Tobacco firms seeking a deal $300 billion settlement could close all lawsuits

Skepticism in Congress

Talks among states, activists, executives are first of their kind

April 17, 1997|By Lyle Denniston | Lyle Denniston,SUN NATIONAL STAFF

WASHINGTON SUN STAFF WRITERS CARL M. CANNON, KAREN HOSLER AND SCOTT SHANE CONTRIBUTED TO THIS ARTICLE. — WASHINGTON -- The tobacco industry and its opponents are trying to negotiate a $300 billion settlement that could close courthouses across the nation to lawsuits from smokers and place severe restrictions on cigarette advertising.

Reports of the deal, a major element of which would require the consent of Congress, drew skeptical reactions yesterday from Capitol Hill and anti-smoking activists.

Face-to-face talks between anti-smoking forces and several states on one side and top-level cigarette company executives on the other -- the first bargaining the industry has ever been willing to do on its legal risks -- have reached an "intense" level in the past three weeks, said Mississippi Attorney General Mike Moore, a leader in the negotiations.

The core of the deal, sources confirmed, would be a broad grant by Congress of legal immunity for the industry. In return, the industry would promise to pay off injured smokers or survivors of those who died, and to live under close federal supervision and tight curbs on advertising -- especially promotions aimed at children.

The images of Joe Camel and the Marlboro Man would vanish from billboards and ad displays. No real people could be depicted.

Unless the terms of the deal are made considerably more onerous on the industry than those being discussed, however, any settlement could face trouble.

"If you think this is a tough deal from the point of view of the tobacco industry, look at the stocks," suggested John Banzhaf, a law professor in Washington and longtime adversary of the industry, who heads the Action on Smoking and Health organization.

Tobacco company shares shot up on Wall Street after the negotiations were disclosed in yesterday's Wall Street Journal. Investor interest in a deal appeared to be sending tobacco executives to the bargaining table, sources said.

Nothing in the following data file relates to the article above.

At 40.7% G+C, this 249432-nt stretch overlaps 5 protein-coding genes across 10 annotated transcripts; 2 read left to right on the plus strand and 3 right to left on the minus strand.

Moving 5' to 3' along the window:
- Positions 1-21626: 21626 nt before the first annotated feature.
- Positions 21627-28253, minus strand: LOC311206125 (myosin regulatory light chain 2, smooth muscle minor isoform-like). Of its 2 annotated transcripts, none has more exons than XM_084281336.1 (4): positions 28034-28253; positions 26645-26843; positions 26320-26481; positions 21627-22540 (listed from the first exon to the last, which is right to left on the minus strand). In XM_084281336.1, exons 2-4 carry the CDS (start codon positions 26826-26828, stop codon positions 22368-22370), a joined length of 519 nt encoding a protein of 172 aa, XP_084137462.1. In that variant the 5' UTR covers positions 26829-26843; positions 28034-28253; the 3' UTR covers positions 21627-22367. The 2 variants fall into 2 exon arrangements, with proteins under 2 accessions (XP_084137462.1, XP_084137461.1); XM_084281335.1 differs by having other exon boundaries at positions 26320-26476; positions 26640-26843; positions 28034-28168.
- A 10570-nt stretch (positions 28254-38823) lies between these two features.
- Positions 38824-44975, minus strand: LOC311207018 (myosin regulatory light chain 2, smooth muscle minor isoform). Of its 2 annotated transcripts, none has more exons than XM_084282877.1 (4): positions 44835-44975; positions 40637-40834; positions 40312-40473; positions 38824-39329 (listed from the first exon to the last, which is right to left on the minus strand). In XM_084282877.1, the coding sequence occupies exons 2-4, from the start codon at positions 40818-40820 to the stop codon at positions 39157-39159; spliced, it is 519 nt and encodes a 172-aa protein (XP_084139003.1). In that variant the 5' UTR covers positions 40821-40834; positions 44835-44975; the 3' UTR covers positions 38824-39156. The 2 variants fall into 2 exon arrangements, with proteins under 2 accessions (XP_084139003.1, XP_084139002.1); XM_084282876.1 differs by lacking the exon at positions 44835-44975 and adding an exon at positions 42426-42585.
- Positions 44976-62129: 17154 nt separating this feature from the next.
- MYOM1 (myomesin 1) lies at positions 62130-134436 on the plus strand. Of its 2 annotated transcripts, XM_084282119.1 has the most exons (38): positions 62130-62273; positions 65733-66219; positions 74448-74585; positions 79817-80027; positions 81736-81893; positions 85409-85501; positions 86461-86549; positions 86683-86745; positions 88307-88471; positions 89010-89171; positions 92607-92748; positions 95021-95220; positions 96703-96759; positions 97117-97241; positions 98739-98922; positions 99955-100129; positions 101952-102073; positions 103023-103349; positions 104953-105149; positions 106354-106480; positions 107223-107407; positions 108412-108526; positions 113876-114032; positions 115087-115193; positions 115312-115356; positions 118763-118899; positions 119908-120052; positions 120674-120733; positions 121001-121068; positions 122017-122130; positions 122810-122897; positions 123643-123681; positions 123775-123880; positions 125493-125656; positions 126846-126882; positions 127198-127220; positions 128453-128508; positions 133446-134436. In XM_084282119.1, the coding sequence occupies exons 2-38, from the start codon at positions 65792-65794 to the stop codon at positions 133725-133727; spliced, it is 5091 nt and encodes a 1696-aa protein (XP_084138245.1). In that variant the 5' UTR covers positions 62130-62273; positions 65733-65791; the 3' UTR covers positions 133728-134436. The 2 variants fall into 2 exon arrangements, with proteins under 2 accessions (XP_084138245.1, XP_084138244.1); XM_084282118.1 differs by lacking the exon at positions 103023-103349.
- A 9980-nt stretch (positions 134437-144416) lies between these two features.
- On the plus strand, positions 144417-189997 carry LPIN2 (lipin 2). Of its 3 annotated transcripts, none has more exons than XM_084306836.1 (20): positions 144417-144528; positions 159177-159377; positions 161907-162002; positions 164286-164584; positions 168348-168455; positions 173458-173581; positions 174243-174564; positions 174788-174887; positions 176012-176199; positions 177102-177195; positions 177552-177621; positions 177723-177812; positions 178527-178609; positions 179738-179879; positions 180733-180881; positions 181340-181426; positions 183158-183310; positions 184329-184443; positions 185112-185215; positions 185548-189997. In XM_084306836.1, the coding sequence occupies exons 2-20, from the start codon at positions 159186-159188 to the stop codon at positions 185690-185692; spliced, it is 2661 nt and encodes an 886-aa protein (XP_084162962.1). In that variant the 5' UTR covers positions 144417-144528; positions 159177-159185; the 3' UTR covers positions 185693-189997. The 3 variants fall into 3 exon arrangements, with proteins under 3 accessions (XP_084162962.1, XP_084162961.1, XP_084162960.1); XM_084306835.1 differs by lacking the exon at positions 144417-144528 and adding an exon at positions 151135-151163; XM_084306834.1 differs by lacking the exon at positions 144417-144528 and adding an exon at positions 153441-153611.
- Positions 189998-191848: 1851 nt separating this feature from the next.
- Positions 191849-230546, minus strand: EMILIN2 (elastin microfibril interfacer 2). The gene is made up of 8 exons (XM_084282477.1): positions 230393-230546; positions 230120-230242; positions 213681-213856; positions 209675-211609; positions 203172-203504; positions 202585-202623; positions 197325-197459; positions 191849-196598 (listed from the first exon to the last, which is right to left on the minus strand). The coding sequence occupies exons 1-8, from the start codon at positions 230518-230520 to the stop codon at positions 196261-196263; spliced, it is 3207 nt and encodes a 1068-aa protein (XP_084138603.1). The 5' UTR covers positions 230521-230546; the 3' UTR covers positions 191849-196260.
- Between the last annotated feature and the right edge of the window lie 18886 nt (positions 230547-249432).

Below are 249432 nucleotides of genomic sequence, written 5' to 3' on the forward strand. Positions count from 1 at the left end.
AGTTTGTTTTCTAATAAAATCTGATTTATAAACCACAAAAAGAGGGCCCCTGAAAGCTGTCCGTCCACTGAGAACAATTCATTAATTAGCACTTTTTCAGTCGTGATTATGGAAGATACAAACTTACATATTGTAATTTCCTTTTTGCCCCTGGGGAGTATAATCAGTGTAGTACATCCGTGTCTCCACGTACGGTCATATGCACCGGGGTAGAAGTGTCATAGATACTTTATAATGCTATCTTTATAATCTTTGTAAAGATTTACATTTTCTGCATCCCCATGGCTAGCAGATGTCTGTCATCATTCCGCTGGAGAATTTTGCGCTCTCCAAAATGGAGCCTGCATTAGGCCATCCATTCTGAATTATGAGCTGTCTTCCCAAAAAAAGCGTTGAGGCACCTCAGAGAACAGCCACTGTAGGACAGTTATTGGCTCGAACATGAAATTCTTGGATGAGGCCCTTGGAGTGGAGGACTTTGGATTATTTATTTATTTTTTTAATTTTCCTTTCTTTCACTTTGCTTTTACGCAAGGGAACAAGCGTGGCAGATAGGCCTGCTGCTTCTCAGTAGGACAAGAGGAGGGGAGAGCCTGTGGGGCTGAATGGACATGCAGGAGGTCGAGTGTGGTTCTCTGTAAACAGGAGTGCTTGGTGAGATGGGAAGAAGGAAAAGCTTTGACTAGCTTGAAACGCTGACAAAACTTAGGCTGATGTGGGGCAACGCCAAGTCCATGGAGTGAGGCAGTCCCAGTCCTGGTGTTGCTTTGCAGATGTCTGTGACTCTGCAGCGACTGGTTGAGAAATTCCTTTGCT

The payoff figure that seems to be a target -- $300 billion or more, paid out over 25 years -- represents "five cents on the dollar, nowhere near where we want it to be," Banzhaf said. "Smoking costs the American economy $100 billion a year," he added. "We're thinking about something in that ballpark."

There appears to be skepticism in Congress about granting the industry immunity to smokers' lawsuits.

"You would definitely need to pass legislation" to do that, said Senate Judiciary Committee Chairman Orrin G. Hatch, a Utah Republican. "But I think it would be a very difficult thing to do. We're talking about product liability. I don't think we can exempt one industry from product liability laws."

He said he would "look at anything they come up with, but I think it's going to be very tough."

A group of Democratic senators urged President Clinton in a letter to "resist efforts to bail out the tobacco industry." Referring to a recent settlement between 22 states and the smallest cigarette company, Liggett Group, that will help challengers build their legal cases against the other manufacturers, the Democrats said: "We are on the cusp of a victory and should not allow the tobacco industry to use a global settlement to turn the tide."

At the White House, officials confirmed that lawyer Bruce Lindsey, the aide personally closest to Clinton, was monitoring the talks.

He has made clear that Clinton endorses the concept of a settlement, but that any deal had to include the president's anti-teen-age smoking initiatives, which seek to put tobacco out of reach of minors and to discourage promotions that appeal to the young.

White House press secretary Mike McCurry, asked whether the industry had indicated a willingness to accept the youth-protection measures, replied: "I don't think they would be proceeding with the conversations they're having unless they understood at the end of the day they would have to meet our requirements."

Last year, after announcing those requirements, the president invited the industry to negotiate a legislative solution as an alternative -- a suggestion the industry rebuffed, choosing instead to challenge the president in court.

McCurry said that all sides would have to agree to immunize the industry from smokers' lawsuits -- including the smokers with cases pending.

The bargainers, who have been keeping congressional leaders informed, are drafting a bill to shut off tens of thousands of lawsuits making large claims for damages from the tobacco companies.

Among the lawsuits that would be wiped out are those by 22 state governments, including Maryland, seeking billions of dollars in reimbursement for state Medicaid costs in treating smokers, and a variety of smokers' high-dollar "class action" cases, including one pending in Maryland courts.

Maryland Attorney General J. Joseph Curran Jr. suggested that the industry's new interest in negotiating reflects a fear of what may come out in lawsuits. "I suspect the tobacco companies are reluctant to have a jury hear the evidence we have on them."

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